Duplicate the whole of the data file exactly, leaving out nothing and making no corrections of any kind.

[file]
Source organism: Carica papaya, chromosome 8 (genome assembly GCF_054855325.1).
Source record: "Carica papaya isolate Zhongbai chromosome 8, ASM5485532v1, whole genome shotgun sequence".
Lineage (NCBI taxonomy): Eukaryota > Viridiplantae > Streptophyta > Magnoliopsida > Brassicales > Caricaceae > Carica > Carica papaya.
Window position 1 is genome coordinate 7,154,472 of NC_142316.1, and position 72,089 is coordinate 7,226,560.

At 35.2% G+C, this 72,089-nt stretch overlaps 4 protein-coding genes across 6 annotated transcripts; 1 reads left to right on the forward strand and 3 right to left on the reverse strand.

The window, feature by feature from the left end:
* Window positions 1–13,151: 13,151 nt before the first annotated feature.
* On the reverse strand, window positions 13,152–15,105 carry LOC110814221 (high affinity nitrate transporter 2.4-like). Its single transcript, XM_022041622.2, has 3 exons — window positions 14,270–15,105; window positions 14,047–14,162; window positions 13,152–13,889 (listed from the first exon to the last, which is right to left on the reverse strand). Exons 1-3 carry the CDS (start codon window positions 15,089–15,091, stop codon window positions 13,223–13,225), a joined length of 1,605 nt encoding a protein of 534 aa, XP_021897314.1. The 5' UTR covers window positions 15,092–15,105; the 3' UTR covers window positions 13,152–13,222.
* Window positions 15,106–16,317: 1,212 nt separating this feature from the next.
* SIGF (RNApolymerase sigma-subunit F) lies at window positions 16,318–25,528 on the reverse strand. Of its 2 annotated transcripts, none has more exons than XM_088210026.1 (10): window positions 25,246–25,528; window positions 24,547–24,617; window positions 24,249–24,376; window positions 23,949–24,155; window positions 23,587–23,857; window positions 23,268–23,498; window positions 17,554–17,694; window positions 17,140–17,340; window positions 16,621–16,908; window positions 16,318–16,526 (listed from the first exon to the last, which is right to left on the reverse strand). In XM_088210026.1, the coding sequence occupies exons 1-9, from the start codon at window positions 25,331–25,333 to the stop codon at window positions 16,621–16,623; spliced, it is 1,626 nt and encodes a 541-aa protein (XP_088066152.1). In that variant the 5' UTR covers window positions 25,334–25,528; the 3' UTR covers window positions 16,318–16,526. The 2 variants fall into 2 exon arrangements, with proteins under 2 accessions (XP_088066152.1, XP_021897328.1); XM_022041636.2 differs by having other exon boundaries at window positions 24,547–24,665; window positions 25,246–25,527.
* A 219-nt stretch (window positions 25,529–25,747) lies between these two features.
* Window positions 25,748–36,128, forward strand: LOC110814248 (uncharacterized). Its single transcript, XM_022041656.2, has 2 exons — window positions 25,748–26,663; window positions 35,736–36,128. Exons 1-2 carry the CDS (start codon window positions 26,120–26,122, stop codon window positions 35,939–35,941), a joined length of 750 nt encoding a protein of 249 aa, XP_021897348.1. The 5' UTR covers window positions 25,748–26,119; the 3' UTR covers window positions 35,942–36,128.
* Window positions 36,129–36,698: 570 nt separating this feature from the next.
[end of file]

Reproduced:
Source organism: Carica papaya, chromosome 8 (genome assembly GCF_054855325.1).
Source record: "Carica papaya isolate Zhongbai chromosome 8, ASM5485532v1, whole genome shotgun sequence".
Lineage (NCBI taxonomy): Eukaryota > Viridiplantae > Streptophyta > Magnoliopsida > Brassicales > Caricaceae > Carica > Carica papaya.
Window position 1 is genome coordinate 7,154,472 of NC_142316.1, and position 72,089 is coordinate 7,226,560.

At 35.2% G+C, this 72,089-nt stretch overlaps 4 protein-coding genes across 6 annotated transcripts; 1 reads left to right on the forward strand and 3 right to left on the reverse strand.

The window, feature by feature from the left end:
* Window positions 1–13,151: 13,151 nt before the first annotated feature.
* On the reverse strand, window positions 13,152–15,105 carry LOC110814221 (high affinity nitrate transporter 2.4-like). Its single transcript, XM_022041622.2, has 3 exons — window positions 14,270–15,105; window positions 14,047–14,162; window positions 13,152–13,889 (listed from the first exon to the last, which is right to left on the reverse strand). Exons 1-3 carry the CDS (start codon window positions 15,089–15,091, stop codon window positions 13,223–13,225), a joined length of 1,605 nt encoding a protein of 534 aa, XP_021897314.1. The 5' UTR covers window positions 15,092–15,105; the 3' UTR covers window positions 13,152–13,222.
* Window positions 15,106–16,317: 1,212 nt separating this feature from the next.
* SIGF (RNApolymerase sigma-subunit F) lies at window positions 16,318–25,528 on the reverse strand. Of its 2 annotated transcripts, none has more exons than XM_088210026.1 (10): window positions 25,246–25,528; window positions 24,547–24,617; window positions 24,249–24,376; window positions 23,949–24,155; window positions 23,587–23,857; window positions 23,268–23,498; window positions 17,554–17,694; window positions 17,140–17,340; window positions 16,621–16,908; window positions 16,318–16,526 (listed from the first exon to the last, which is right to left on the reverse strand). In XM_088210026.1, the coding sequence occupies exons 1-9, from the start codon at window positions 25,331–25,333 to the stop codon at window positions 16,621–16,623; spliced, it is 1,626 nt and encodes a 541-aa protein (XP_088066152.1). In that variant the 5' UTR covers window positions 25,334–25,528; the 3' UTR covers window positions 16,318–16,526. The 2 variants fall into 2 exon arrangements, with proteins under 2 accessions (XP_088066152.1, XP_021897328.1); XM_022041636.2 differs by having other exon boundaries at window positions 24,547–24,665; window positions 25,246–25,527.
* A 219-nt stretch (window positions 25,529–25,747) lies between these two features.
* Window positions 25,748–36,128, forward strand: LOC110814248 (uncharacterized). Its single transcript, XM_022041656.2, has 2 exons — window positions 25,748–26,663; window positions 35,736–36,128. Exons 1-2 carry the CDS (start codon window positions 26,120–26,122, stop codon window positions 35,939–35,941), a joined length of 750 nt encoding a protein of 249 aa, XP_021897348.1. The 5' UTR covers window positions 25,748–26,119; the 3' UTR covers window positions 35,942–36,128.
* Window positions 36,129–36,698: 570 nt separating this feature from the next.